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Contact time with patients: does it make a difference? New research from th...
Wed 22 March 2017, 14:30 – 15:30 GMT
The Health Research Group is an open session for all students and staff at the University of Essex interested in new research about health.
Professor Fiona Nolan, the Florence Nightingale Foundation Chair, will be speaking about a programme of work to investigate Protected Engagement Time - a set aside time for interaction between staff and patients - in acute and older adult mental health inpatient wards, and whether it makes any difference.
Protected Engagement Time (PET) has aimed to place high quality interpersonal relationships between staff and patients at the centre of mental health inpatient ward practice by re-organising ward routines so that, during fixed periods, staff focus solely on patient contact and interaction.
This approach gained momentum since the 1990s and was increasingly used with positive anecdotal feedback. However, to date, there is a very limited body of evidence to support its effectiveness or how it should be implemented in order to achieve the best results.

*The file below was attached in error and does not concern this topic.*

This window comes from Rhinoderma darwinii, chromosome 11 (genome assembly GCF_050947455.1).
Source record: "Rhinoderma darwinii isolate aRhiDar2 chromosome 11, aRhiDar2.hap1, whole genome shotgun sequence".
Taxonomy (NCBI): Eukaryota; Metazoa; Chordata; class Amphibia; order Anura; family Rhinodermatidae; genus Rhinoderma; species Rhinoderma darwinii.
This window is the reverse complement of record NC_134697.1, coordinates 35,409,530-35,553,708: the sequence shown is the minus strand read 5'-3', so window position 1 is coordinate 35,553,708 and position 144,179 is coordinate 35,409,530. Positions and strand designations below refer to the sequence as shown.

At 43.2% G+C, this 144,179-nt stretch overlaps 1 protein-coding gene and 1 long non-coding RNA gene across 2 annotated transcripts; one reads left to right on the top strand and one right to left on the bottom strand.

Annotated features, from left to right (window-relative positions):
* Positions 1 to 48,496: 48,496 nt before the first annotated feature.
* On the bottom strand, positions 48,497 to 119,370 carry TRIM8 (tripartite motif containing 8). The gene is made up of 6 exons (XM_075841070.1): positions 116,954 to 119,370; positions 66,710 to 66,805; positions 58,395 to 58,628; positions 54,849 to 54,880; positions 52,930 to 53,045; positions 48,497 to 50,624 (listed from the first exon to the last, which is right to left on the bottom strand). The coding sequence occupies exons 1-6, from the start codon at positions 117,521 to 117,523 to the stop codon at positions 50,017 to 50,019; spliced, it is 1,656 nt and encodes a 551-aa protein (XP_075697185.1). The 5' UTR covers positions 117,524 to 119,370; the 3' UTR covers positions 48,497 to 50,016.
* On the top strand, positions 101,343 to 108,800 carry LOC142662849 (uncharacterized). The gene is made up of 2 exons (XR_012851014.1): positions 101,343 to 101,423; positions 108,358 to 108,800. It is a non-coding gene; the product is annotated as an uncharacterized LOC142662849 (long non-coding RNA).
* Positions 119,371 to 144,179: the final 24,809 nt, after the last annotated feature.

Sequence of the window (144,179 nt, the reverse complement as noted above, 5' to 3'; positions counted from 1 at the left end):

The findings from two linked studies will be presented here. Both studies were funded by the National Institute for Health Research (NIHR) Research for Patient Benefit funding stream.
The Health Research Group which originated within ISER runs a ‘cross departmental seminar’ every other month.
The seminar is open to anyone in the University with an interest in Health Research.
Currently we have attendees from Economics, Sociology, Philosophy, Health and Human Sciences, Psychology, Biological Sciences, Mathematics, Philosophy and Art History, Language and Linguistics, REO and Professional Services
The seminar and group serves as a forum for knowledge exchange, to communicate health research interests across the University without commitment to any additional activities.
Our hope is that by bringing together lots of people across the University that do health research, the community will have a better understanding of what everyone is working on to increase cross departmental research and collaboration.